A qualitative overview of x264's ratecontrol methods By Loren Merritt Historical note: This document is outdated, but a significant part of it is still accurate. Here are some important ways ratecontrol has changed since the authoring of this document: - By default, MB-tree is used instead of qcomp for weighting frame quality based on complexity. MB-tree is effectively a generalization of qcomp to the macroblock level. MB-tree also replaces the constant offsets for B-frame quantizers. The legacy algorithm is still available for low-latency applications. - Adaptive quantization is now used to distribute quality among each frame; frames are no longer constant quantizer, even if MB-tree is off. - VBV runs per-row rather than per-frame to improve accuracy. x264's ratecontrol is based on libavcodec's, and is mostly empirical. But I can retroactively propose the following theoretical points which underlie most of the algorithms: - You want the movie to be somewhere approaching constant quality. However, constant quality does not mean constant PSNR nor constant QP. Details are less noticeable in high-complexity or high-motion scenes, so you can get away with somewhat higher QP for the same perceived quality. - On the other hand, you get more quality per bit if you spend those bits in scenes where motion compensation works well: A given artifact may stick around several seconds in a low-motion scene, and you only have to fix it in one frame to improve the quality of the whole scene. - Both of the above are correlated with the number of bits it takes to encode a frame at a given QP. - Given one encoding of a frame, we can predict the number of bits needed to encode it at a different QP. This prediction gets less accurate if the QPs are far apart. - The importance of a frame depends on the number of other frames that are predicted from it. Hence I-frames get reduced QP depending on the number and complexity of following inter-frames, disposable B-frames get higher QP than P-frames, and referenced B-frames are between P-frames and disposable B-frames. The modes: 2pass: Given some data about each frame of a 1st pass (e.g. generated by 1pass ABR, below), we try to choose QPs to maximize quality while matching a specified total size. This is separated into 3 parts: (1) Before starting the 2nd pass, select the relative number of bits to allocate between frames. This pays no attention to the total size of the encode. The default formula, empirically selected to balance between the 1st 2 theoretical points, is "complexity ** 0.6", where complexity is defined to be the bit size of the frame at a constant QP (estimated from the 1st pass). (2) Scale the results of (1) to fill the requested total size. Optional: Impose VBV limitations. Due to nonlinearities in the frame size predictor and in VBV, this is an iterative process. (3) Now start encoding. After each frame, update future QPs to compensate for mispredictions in size. If the 2nd pass is consistently off from the predicted size (usually because we use slower compression options than the 1st pass), then we multiply all future frames' qscales by the reciprocal of the error. Additionally, there is a short-term compensation to prevent us from deviating too far from the desired size near the beginning (when we don't have much data for the global compensation) and near the end (when global doesn't have time to react). 1pass, average bitrate: The goal is the same as in 2pass, but here we don't have the benefit of a previous encode, so all ratecontrol must be done during the encode. (1) This is the same as in 2pass, except that instead of estimating complexity from a previous encode, we run a fast motion estimation algo over a half-resolution version of the frame, and use the SATD residuals (these are also used in the decision between P- and B-frames). Also, we don't know the size or complexity of the following GOP, so I-frame bonus is based on the past. (2) We don't know the complexities of future frames, so we can only scale based on the past. The scaling factor is chosen to be the one that would have resulted in the desired bitrate if it had been applied to all frames so far. (3) Overflow compensation is the same as in 2pass. By tuning the strength of compensation, you can get anywhere from near the quality of 2pass (but unpredictable size, like +- 10%) to reasonably strict filesize but lower quality. 1pass, constant bitrate (VBV compliant): (1) Same as ABR. (2) Scaling factor is based on a local average (dependent on VBV buffer size) instead of all past frames. (3) Overflow compensation is stricter, and has an additional term to hard limit the QPs if the VBV is near empty. Note that no hard limit is done for a full VBV, so CBR may use somewhat less than the requested bitrate. Note also that if a frame violates VBV constraints despite the best efforts of prediction, it is not re-encoded. 1pass, constant ratefactor: (1) Same as ABR. (2) The scaling factor is a constant based on the --crf argument. (3) No overflow compensation is done. constant quantizer: QPs are simply based on frame type.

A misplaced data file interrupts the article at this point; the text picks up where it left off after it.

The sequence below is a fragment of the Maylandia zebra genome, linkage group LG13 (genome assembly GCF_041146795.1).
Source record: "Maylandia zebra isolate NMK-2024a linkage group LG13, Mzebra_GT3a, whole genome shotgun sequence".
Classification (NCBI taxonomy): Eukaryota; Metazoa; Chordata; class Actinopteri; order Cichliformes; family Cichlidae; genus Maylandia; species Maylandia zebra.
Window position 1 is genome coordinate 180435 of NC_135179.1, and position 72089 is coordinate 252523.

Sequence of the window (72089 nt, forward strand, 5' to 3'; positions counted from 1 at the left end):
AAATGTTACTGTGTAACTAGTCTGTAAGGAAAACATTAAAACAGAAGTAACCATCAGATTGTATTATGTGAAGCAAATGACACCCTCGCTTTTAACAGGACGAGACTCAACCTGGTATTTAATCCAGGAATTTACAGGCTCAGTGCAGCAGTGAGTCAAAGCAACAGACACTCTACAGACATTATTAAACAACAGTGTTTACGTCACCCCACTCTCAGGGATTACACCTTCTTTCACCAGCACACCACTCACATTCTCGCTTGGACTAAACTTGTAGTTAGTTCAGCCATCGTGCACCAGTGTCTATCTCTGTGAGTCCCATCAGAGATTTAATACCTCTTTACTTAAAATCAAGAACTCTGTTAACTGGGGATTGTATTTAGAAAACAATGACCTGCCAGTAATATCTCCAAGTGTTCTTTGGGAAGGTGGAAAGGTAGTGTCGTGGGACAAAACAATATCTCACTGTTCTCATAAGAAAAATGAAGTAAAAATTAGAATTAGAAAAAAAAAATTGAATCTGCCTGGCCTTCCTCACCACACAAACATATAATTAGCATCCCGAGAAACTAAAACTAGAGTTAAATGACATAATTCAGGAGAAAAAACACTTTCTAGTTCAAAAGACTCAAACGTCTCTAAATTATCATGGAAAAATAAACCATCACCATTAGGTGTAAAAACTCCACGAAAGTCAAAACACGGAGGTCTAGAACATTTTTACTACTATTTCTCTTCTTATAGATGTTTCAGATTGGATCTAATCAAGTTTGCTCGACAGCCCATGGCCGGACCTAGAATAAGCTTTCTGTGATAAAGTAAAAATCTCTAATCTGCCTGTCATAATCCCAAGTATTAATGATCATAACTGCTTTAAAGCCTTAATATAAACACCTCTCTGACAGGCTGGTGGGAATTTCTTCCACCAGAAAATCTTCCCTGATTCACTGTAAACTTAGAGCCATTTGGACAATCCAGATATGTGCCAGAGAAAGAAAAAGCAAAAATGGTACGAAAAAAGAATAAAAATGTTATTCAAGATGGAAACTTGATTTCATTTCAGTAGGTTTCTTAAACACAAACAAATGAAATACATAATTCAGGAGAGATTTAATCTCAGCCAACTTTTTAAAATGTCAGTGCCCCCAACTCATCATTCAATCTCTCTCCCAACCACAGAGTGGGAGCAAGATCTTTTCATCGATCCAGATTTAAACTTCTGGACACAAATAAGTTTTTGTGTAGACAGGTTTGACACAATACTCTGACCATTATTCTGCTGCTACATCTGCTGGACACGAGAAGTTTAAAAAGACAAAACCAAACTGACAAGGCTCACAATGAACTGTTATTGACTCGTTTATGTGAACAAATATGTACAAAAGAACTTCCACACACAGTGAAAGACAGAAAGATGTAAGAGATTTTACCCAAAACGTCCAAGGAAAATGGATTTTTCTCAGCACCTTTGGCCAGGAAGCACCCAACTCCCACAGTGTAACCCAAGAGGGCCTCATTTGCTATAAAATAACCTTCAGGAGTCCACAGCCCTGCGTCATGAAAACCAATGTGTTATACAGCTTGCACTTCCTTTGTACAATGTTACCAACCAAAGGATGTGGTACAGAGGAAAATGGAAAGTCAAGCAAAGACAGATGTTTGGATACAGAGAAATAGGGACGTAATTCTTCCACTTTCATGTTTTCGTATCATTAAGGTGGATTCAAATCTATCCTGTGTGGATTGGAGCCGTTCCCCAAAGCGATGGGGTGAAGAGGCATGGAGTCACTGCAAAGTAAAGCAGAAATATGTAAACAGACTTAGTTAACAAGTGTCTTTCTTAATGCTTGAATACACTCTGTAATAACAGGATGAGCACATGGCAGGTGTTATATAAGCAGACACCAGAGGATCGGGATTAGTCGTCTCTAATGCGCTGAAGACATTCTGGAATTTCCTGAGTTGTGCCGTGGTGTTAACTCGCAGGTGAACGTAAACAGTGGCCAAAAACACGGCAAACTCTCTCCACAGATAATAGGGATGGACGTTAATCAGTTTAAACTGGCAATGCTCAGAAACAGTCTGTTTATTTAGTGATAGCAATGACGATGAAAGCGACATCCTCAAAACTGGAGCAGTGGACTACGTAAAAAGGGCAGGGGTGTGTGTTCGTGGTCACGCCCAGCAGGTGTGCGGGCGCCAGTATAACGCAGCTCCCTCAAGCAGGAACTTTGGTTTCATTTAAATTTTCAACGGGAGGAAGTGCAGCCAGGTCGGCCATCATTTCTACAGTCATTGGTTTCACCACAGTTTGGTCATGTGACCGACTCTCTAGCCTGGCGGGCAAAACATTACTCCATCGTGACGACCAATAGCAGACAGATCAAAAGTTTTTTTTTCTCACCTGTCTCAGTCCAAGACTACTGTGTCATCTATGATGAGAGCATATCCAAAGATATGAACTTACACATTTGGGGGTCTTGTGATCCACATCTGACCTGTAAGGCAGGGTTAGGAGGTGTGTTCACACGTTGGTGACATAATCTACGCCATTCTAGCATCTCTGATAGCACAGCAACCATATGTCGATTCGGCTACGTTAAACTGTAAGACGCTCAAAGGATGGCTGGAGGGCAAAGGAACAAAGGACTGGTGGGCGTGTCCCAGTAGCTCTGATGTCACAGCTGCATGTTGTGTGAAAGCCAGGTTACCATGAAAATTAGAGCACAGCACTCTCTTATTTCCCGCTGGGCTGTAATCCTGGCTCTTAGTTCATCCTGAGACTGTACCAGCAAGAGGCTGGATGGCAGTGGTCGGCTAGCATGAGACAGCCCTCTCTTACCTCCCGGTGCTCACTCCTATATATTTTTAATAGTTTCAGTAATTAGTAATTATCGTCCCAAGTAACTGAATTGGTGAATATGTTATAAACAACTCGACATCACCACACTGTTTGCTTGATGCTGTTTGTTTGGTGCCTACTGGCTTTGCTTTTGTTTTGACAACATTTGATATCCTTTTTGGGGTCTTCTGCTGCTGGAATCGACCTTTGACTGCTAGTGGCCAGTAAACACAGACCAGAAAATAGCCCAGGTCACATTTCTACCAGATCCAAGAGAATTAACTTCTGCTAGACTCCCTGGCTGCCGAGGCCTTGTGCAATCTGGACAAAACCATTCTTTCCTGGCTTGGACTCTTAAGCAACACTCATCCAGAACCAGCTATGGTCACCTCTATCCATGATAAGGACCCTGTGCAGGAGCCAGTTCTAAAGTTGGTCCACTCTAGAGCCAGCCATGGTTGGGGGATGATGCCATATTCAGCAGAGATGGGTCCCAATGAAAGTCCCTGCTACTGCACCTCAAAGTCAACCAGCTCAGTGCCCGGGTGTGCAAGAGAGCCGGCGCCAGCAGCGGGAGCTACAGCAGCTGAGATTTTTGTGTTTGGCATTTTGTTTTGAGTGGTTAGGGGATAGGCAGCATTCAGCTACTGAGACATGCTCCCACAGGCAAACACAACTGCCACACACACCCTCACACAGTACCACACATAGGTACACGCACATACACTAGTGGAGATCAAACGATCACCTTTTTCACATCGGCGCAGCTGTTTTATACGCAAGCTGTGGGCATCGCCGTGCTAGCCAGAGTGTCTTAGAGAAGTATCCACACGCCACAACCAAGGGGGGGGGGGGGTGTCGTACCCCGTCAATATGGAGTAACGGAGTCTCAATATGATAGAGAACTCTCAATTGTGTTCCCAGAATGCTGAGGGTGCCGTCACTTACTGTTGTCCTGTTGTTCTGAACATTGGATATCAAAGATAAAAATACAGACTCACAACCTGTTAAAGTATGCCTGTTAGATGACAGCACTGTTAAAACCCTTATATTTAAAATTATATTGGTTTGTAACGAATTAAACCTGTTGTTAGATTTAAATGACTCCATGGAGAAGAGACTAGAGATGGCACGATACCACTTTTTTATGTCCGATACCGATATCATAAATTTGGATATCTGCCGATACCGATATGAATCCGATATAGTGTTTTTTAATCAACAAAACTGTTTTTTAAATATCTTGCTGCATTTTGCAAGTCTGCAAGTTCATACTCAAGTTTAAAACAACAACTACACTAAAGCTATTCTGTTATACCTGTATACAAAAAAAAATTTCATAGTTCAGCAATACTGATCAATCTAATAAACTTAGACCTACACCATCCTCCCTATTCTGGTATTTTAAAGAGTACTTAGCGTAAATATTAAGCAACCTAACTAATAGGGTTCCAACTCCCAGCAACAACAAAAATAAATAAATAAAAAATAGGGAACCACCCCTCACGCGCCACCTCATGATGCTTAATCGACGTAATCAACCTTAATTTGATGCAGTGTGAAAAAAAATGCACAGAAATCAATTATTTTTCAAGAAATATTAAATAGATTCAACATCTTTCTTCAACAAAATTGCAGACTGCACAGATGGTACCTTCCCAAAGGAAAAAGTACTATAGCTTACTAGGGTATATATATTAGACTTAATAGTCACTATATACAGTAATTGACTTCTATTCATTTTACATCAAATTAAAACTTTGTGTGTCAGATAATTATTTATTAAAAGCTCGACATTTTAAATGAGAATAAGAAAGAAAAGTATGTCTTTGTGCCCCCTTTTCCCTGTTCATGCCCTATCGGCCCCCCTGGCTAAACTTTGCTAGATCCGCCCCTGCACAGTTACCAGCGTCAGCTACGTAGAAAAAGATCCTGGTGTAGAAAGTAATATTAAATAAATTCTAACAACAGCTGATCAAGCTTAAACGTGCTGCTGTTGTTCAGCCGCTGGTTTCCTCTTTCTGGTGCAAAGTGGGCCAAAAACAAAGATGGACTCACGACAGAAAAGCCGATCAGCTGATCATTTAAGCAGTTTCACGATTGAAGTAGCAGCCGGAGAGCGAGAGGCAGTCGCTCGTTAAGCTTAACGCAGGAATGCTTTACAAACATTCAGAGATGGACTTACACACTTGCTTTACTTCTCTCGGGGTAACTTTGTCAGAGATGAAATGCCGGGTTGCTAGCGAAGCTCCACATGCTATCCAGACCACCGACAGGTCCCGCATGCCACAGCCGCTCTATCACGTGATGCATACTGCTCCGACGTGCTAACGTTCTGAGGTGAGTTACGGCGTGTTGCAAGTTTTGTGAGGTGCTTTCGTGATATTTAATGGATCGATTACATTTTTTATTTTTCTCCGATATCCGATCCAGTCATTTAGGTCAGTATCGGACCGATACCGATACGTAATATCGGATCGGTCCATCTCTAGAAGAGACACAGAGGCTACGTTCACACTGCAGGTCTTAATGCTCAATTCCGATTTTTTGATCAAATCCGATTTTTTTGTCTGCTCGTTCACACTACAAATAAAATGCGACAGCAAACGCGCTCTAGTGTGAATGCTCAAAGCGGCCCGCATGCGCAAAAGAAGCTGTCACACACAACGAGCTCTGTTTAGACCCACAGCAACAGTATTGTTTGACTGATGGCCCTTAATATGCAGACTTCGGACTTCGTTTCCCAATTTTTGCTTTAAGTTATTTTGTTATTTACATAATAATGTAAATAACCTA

[Encoding] A qualitative overview of x264's ratecontrol methods
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